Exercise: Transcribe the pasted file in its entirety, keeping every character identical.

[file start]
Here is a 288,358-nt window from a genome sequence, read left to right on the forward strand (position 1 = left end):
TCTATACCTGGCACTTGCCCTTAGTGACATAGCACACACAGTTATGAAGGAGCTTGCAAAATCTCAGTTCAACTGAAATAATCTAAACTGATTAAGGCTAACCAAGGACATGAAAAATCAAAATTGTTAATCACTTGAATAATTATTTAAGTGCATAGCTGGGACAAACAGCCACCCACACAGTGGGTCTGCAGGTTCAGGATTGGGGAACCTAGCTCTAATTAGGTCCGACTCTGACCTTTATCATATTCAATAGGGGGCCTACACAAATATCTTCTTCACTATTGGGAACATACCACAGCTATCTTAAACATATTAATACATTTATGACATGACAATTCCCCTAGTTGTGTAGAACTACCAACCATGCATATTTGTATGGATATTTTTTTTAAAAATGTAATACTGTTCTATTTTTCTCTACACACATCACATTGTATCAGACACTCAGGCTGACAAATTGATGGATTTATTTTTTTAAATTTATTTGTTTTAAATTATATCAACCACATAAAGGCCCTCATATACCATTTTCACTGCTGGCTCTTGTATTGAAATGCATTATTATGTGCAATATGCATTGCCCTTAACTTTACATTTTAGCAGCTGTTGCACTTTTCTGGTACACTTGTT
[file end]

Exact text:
Here is a 288,358-nt window from a genome sequence, read left to right on the forward strand (position 1 = left end):
TCTATACCTGGCACTTGCCCTTAGTGACATAGCACACACAGTTATGAAGGAGCTTGCAAAATCTCAGTTCAACTGAAATAATCTAAACTGATTAAGGCTAACCAAGGACATGAAAAATCAAAATTGTTAATCACTTGAATAATTATTTAAGTGCATAGCTGGGACAAACAGCCACCCACACAGTGGGTCTGCAGGTTCAGGATTGGGGAACCTAGCTCTAATTAGGTCCGACTCTGACCTTTATCATATTCAATAGGGGGCCTACACAAATATCTTCTTCACTATTGGGAACATACCACAGCTATCTTAAACATATTAATACATTTATGACATGACAATTCCCCTAGTTGTGTAGAACTACCAACCATGCATATTTGTATGGATATTTTTTTTAAAAATGTAATACTGTTCTATTTTTCTCTACACACATCACATTGTATCAGACACTCAGGCTGACAAATTGATGGATTTATTTTTTTAAATTTATTTGTTTTAAATTATATCAACCACATAAAGGCCCTCATATACCATTTTCACTGCTGGCTCTTGTATTGAAATGCATTATTATGTGCAATATGCATTGCCCTTAACTTTACATTTTAGCAGCTGTTGCACTTTTCTGGTACACTTGTT